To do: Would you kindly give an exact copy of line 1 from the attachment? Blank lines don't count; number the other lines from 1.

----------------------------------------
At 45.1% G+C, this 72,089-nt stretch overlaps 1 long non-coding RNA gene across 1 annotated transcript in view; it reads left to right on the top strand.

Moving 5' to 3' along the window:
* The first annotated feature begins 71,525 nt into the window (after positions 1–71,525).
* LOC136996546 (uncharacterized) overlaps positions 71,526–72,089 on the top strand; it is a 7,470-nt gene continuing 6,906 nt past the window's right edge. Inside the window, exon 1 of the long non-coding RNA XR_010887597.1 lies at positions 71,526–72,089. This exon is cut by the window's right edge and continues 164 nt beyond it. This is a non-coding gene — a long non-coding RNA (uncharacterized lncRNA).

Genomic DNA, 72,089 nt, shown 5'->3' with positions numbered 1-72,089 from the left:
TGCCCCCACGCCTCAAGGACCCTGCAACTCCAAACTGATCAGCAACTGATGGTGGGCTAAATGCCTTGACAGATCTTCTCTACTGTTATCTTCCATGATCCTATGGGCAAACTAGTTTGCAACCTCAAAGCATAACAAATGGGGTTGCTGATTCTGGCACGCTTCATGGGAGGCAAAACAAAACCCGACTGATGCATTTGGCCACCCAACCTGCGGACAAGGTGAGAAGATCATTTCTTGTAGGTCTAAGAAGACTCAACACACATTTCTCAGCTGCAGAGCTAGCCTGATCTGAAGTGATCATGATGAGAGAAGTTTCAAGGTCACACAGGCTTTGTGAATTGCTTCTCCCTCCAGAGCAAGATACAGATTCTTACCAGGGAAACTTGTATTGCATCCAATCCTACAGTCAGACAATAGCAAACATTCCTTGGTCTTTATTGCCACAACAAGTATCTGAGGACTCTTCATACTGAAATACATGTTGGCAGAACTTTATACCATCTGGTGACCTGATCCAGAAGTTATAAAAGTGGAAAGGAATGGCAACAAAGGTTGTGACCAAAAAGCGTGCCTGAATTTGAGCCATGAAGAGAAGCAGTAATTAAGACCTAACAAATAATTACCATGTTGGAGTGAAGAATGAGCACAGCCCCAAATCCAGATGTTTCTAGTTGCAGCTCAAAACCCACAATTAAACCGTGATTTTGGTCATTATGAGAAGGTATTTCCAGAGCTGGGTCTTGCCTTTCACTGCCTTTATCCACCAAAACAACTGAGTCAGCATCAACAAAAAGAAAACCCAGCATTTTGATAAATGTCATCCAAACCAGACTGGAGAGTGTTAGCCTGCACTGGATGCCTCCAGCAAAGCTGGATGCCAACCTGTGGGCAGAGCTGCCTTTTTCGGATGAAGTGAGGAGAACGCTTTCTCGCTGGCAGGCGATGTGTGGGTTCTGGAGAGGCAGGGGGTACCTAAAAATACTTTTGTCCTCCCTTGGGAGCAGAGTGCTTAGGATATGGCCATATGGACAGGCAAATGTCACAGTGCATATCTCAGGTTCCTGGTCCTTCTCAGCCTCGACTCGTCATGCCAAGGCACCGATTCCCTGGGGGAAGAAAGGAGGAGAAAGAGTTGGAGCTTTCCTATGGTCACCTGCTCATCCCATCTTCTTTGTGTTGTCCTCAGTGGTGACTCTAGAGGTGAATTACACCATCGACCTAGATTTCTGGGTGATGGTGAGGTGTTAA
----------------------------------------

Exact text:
At 45.1% G+C, this 72,089-nt stretch overlaps 1 long non-coding RNA gene across 1 annotated transcript in view; it reads left to right on the top strand.